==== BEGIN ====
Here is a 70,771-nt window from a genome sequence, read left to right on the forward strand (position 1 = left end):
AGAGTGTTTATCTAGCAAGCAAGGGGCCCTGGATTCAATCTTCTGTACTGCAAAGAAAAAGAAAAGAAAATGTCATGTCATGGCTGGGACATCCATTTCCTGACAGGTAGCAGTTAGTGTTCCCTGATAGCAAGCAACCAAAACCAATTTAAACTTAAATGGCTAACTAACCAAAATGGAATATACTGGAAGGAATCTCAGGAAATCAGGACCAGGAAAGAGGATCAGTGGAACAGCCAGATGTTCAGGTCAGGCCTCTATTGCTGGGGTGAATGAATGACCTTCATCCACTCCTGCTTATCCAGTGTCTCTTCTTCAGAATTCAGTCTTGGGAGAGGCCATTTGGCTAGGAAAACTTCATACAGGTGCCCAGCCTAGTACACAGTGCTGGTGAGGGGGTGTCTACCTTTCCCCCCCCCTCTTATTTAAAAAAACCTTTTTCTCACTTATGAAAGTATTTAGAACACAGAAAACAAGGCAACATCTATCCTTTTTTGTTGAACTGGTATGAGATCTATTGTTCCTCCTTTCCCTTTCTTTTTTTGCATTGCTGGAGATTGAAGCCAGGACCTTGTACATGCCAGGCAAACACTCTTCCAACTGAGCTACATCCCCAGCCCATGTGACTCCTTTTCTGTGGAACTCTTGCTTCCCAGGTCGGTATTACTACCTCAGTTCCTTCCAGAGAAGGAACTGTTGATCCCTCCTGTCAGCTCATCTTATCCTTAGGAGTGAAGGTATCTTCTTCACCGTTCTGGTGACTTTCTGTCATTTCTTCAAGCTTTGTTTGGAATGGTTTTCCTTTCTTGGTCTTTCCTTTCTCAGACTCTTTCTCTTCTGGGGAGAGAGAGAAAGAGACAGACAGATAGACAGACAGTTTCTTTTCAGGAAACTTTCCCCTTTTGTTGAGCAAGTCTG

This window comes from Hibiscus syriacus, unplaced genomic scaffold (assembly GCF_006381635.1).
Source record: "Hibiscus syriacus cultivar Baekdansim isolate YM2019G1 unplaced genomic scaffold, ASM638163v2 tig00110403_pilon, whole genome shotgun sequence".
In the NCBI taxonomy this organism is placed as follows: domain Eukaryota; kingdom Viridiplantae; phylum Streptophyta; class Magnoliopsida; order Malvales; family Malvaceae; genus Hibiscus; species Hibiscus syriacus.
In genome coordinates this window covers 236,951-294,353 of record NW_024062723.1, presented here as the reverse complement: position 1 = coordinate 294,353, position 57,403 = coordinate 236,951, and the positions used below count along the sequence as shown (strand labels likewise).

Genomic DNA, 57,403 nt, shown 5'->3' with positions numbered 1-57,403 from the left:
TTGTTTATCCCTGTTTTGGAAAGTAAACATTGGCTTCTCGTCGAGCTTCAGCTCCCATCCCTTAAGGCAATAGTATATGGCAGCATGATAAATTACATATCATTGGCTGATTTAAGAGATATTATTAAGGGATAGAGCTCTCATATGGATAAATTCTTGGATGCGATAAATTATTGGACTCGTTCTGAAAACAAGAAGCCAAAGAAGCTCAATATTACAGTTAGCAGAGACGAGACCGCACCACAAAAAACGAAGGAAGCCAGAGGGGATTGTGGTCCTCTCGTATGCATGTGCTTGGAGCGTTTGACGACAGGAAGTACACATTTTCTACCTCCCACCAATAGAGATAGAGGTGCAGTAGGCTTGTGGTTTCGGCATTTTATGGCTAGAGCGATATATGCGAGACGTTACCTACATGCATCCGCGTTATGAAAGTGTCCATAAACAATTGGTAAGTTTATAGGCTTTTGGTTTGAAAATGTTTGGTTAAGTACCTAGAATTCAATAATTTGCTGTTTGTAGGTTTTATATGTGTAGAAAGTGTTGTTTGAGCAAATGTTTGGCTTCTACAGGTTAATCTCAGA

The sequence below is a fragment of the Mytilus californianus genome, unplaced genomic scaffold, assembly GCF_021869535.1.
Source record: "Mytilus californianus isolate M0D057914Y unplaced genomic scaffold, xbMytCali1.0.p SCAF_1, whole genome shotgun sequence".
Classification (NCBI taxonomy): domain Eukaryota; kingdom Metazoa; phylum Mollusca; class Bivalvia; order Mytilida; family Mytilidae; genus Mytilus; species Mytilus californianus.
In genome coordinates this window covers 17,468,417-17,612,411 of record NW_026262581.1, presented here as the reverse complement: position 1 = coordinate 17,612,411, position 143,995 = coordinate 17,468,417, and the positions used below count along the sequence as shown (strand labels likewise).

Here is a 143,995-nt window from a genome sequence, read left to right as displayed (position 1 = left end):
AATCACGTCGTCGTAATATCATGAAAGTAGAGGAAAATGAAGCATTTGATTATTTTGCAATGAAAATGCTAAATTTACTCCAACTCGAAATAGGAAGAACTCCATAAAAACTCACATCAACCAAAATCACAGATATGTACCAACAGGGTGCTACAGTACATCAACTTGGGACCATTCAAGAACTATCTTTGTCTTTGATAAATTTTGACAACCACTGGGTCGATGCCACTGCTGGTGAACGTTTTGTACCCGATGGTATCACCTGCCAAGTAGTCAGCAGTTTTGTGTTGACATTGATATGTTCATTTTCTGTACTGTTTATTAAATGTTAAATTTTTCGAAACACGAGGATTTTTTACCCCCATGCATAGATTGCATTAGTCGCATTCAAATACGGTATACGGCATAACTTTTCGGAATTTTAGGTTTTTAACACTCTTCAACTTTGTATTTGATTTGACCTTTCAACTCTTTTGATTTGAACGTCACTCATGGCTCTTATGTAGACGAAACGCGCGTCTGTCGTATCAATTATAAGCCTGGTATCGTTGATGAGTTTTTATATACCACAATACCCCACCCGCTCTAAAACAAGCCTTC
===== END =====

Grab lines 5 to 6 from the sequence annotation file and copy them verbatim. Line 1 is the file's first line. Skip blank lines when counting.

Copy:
In the NCBI taxonomy this organism is placed as follows: domain Eukaryota; kingdom Viridiplantae; phylum Streptophyta; class Magnoliopsida; order Malvales; family Malvaceae; genus Hibiscus; species Hibiscus syriacus.
In genome coordinates this window covers 236,951-294,353 of record NW_024062723.1, presented here as the reverse complement: position 1 = coordinate 294,353, position 57,403 = coordinate 236,951, and the positions used below count along the sequence as shown (strand labels likewise).